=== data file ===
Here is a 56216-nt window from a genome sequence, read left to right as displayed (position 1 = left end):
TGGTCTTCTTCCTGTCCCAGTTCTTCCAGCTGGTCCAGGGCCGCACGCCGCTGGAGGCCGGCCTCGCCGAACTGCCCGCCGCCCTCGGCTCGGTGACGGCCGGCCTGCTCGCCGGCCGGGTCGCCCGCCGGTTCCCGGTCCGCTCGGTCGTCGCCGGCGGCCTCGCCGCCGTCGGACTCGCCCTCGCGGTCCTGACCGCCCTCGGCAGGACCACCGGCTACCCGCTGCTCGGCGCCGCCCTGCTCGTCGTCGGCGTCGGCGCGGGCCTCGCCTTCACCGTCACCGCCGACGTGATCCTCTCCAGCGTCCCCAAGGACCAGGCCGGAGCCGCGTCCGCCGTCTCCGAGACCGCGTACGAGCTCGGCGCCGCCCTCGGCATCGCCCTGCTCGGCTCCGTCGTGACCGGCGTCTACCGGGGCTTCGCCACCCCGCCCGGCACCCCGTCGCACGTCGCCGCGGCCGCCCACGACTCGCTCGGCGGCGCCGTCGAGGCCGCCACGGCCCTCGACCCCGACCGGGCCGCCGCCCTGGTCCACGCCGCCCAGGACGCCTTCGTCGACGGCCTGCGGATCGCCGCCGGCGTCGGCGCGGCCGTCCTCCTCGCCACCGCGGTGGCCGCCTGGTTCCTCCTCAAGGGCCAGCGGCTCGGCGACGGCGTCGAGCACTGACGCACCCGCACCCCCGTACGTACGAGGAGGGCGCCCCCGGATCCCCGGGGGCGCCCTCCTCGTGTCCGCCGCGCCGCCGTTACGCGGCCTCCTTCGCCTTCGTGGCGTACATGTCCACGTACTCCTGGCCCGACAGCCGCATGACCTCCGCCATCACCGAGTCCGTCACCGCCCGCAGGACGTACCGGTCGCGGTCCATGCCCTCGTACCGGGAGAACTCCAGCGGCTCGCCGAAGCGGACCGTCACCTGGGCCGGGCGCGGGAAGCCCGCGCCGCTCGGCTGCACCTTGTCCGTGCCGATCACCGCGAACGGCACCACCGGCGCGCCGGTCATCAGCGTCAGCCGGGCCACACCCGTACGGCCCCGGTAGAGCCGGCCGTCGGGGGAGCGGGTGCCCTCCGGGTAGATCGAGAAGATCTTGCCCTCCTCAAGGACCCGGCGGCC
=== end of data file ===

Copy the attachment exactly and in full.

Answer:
Here is a 56216-nt window from a genome sequence, read left to right as displayed (position 1 = left end):
TGGTCTTCTTCCTGTCCCAGTTCTTCCAGCTGGTCCAGGGCCGCACGCCGCTGGAGGCCGGCCTCGCCGAACTGCCCGCCGCCCTCGGCTCGGTGACGGCCGGCCTGCTCGCCGGCCGGGTCGCCCGCCGGTTCCCGGTCCGCTCGGTCGTCGCCGGCGGCCTCGCCGCCGTCGGACTCGCCCTCGCGGTCCTGACCGCCCTCGGCAGGACCACCGGCTACCCGCTGCTCGGCGCCGCCCTGCTCGTCGTCGGCGTCGGCGCGGGCCTCGCCTTCACCGTCACCGCCGACGTGATCCTCTCCAGCGTCCCCAAGGACCAGGCCGGAGCCGCGTCCGCCGTCTCCGAGACCGCGTACGAGCTCGGCGCCGCCCTCGGCATCGCCCTGCTCGGCTCCGTCGTGACCGGCGTCTACCGGGGCTTCGCCACCCCGCCCGGCACCCCGTCGCACGTCGCCGCGGCCGCCCACGACTCGCTCGGCGGCGCCGTCGAGGCCGCCACGGCCCTCGACCCCGACCGGGCCGCCGCCCTGGTCCACGCCGCCCAGGACGCCTTCGTCGACGGCCTGCGGATCGCCGCCGGCGTCGGCGCGGCCGTCCTCCTCGCCACCGCGGTGGCCGCCTGGTTCCTCCTCAAGGGCCAGCGGCTCGGCGACGGCGTCGAGCACTGACGCACCCGCACCCCCGTACGTACGAGGAGGGCGCCCCCGGATCCCCGGGGGCGCCCTCCTCGTGTCCGCCGCGCCGCCGTTACGCGGCCTCCTTCGCCTTCGTGGCGTACATGTCCACGTACTCCTGGCCCGACAGCCGCATGACCTCCGCCATCACCGAGTCCGTCACCGCCCGCAGGACGTACCGGTCGCGGTCCATGCCCTCGTACCGGGAGAACTCCAGCGGCTCGCCGAAGCGGACCGTCACCTGGGCCGGGCGCGGGAAGCCCGCGCCGCTCGGCTGCACCTTGTCCGTGCCGATCACCGCGAACGGCACCACCGGCGCGCCGGTCATCAGCGTCAGCCGGGCCACACCCGTACGGCCCCGGTAGAGCCGGCCGTCGGGGGAGCGGGTGCCCTCCGGGTAGATCGAGAAGATCTTGCCCTCCTCAAGGACCCGGCGGCC